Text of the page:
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Ken Schles
Silence will not protect me
Photopaper 55 / 56

SILENCE WILL NOT PROTECT ME

I was going to die, if not sooner then later, whether or not I had ever spoken myself. My silences had not protected me. Your silence
will not protect you. […] within the war we are all waging with the forces of death, subtle and otherwise, conscious or not. I am not
only a casualty, I am also a warrior. What are the words you do not yet have? What do you need to say? What are the tyrannies you
swallow day by day and attempt to make your own, until you will sicken and die of them, still in silence?
— Audre LORDE, 1977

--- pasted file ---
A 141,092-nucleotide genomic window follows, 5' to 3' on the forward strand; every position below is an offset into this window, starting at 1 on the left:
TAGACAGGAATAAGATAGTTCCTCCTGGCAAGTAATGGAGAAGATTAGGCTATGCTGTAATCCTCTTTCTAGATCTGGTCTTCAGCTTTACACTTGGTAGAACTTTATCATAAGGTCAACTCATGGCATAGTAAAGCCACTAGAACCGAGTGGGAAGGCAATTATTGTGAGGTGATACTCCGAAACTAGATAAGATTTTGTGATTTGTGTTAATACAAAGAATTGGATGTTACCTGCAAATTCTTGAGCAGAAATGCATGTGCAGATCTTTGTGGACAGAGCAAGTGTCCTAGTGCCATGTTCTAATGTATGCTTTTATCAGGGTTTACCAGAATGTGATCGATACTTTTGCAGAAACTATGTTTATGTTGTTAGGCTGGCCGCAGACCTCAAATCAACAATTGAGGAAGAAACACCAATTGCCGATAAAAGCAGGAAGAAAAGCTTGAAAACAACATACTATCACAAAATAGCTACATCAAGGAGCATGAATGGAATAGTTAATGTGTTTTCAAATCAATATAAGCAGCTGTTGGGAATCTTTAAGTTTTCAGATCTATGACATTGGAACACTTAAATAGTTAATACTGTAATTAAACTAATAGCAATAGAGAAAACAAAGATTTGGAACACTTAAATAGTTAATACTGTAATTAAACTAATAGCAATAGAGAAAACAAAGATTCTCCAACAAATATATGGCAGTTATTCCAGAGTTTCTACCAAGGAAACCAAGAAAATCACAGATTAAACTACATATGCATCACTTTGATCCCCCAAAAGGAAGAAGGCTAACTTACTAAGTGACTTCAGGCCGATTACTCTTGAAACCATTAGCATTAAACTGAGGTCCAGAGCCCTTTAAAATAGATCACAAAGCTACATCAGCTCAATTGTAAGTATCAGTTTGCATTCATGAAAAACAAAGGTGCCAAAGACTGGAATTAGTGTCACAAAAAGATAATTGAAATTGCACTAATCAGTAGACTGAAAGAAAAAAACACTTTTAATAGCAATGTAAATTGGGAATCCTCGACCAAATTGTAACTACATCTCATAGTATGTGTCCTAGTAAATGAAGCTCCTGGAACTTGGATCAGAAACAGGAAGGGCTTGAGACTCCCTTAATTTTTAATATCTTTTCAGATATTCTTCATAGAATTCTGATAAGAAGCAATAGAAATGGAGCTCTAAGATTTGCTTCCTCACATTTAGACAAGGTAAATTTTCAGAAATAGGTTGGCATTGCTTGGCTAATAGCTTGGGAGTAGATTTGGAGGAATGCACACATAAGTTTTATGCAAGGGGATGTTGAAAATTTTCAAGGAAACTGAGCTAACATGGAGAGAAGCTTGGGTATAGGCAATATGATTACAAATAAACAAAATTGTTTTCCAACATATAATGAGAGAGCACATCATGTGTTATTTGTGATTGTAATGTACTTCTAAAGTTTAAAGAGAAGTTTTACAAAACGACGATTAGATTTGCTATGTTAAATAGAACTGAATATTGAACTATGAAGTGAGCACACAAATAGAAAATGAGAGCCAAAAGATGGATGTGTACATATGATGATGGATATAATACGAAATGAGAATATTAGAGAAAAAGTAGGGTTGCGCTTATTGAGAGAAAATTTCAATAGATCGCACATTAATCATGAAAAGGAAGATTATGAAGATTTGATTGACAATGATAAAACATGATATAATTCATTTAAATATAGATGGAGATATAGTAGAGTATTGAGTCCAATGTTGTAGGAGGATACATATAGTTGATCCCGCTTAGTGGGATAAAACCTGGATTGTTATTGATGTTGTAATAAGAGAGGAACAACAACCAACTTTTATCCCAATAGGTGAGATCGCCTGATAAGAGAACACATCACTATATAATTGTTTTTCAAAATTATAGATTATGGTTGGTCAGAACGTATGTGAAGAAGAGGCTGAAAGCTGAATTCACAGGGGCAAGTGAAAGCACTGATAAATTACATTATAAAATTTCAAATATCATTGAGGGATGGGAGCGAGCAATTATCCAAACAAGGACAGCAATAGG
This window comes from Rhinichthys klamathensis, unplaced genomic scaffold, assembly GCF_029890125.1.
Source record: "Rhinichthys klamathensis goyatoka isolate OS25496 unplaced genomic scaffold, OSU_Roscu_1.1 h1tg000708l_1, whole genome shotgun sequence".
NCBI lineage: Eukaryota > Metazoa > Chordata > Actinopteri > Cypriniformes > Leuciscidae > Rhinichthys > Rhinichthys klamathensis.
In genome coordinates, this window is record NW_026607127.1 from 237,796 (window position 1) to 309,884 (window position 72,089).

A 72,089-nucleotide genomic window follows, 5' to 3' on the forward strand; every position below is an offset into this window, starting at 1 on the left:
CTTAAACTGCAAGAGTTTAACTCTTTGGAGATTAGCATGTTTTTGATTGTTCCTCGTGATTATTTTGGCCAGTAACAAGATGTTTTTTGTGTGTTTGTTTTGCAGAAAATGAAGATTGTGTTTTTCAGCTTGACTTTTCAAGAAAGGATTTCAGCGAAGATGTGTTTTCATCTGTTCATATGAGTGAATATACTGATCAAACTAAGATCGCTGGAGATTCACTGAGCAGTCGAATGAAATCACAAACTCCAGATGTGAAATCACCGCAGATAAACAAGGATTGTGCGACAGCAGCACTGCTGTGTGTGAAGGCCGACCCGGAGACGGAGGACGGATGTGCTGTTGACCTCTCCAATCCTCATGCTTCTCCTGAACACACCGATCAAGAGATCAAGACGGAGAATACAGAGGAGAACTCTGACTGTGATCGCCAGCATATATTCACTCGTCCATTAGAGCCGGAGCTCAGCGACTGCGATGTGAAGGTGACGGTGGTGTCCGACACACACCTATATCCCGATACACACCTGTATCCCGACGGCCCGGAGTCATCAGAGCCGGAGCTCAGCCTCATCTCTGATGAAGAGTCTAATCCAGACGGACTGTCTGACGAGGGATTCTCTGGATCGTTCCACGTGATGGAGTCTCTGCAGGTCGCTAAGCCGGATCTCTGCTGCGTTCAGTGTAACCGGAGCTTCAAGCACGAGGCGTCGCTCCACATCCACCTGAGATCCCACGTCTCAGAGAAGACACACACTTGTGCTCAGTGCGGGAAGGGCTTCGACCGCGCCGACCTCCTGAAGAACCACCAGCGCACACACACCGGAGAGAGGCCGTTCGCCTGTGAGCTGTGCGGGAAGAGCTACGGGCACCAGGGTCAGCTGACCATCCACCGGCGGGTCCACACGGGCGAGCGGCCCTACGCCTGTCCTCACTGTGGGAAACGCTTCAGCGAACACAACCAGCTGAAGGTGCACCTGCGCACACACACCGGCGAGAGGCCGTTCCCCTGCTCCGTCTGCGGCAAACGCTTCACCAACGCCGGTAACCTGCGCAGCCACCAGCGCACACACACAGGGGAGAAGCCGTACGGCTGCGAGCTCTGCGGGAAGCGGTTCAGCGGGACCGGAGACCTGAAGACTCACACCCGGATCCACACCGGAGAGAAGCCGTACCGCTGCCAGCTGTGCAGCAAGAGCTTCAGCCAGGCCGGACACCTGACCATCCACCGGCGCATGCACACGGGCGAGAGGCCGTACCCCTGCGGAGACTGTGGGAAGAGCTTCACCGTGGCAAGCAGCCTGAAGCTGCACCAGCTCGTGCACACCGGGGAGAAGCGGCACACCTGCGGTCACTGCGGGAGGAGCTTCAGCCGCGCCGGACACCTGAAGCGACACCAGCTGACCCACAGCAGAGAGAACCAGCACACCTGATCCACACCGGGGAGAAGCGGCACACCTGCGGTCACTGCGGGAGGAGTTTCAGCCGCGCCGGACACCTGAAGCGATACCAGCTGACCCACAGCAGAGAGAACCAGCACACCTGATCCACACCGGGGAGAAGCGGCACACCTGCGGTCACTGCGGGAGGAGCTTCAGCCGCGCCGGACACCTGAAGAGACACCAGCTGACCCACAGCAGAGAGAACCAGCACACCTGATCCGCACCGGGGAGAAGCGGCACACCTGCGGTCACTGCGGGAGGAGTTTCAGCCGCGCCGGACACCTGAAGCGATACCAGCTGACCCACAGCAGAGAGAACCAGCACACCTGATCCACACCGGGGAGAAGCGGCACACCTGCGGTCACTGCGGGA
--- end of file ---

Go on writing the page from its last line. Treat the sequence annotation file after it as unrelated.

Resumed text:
I watched with great anxiety as Donald Trump assumed the mantle of the presidency. As a life-long New Yorker, I grew up with his baffoonish brand of narcissistic thuggery. His escapades were inescapable. This racist, this petty tyrant, this tin-pot dictator wanna be who destroyed all he touched, was freely given the reins of the most powerful democracy on the planet. I trembled. I feared the U.S. would be at war before Trump‘s first term was over. Little did I imagine the war he‘d wage would be on Americans and America itself. Discord in America predates the current occupant of the White House. Many of our problems are systemic, a legacy of unreckoned colonial practices dating back hundreds of years. We live on stolen lands. The foundational wealth of this country, built by exploiting slave labor and justified through racial animus, destroyed civilizations. By direct and indirect means millions were murdered. America has always been a story of structural inequalities fueled by disproportionate concentrations of wealth and power. There‘s been an American brand of fascism bobbing its head above democratic waters since this country‘s inception. It‘s imperative that it be dragged under once again. Trump embodies and projects the cruel and insensive tropes of those histories. His party may control several branches of government, but for now, they don‘t have the full cooperation or support of the American public. The promise of America, we were told, was that it could change: be reinvented better with each generation; that diversity was our strength and that life was filled with possibilities. But America hasn‘t felt that way for some time. Studies show that upward economic mobility has slowed to a trickle since the 1970s and most households are one paycheck away from financial ruin. Hostile policing and a punitive judicial system vilify and demoralize a people already trapped. And when hope and possibility are vanquished, when people feel their government is helpless in addressing their ills, it brings us, says historian Timothy Snyder, towards a politics of fascism. Our deep dysfunctions can longer be glossed over. Crushing debt; food insecurity; job loss; inadequate wages; unaffordable healthcare, the cost of housing and education — all contribute to our collective malaise. Trumpism, and now the SARS-CoV-2 virus has super-sized our pain. Since the promise of a ladder up towards a better and brighter future has vanished, America finds itself adrift, questioning its fundamental tenets. There needs to be a reckoning on a host of issues to move forward — on race, class, immigration, poverty, economic distribution, health, safety, climate, jobs and justice. That America is at war with itself is nothing new, only now the stakes are, frankly, everything. As linguist and political analyst Noam Chomsky talking about the next U.S. election said, “We have to make decisions now which will literally determine whether organized human life can survive in any decent form. […] There’s nothing like this in all of human history. There have been plenty of monsters in the past, plenty of them. But you can’t find one who was dedicated, with passion, to destroying the prospects for organized human life.” In 1857, the celebrated man of letters and emancipated slave, Frederick Douglass, delivered a speech in upstate New York that foreshadowed the American Civil War. His words are relevant still.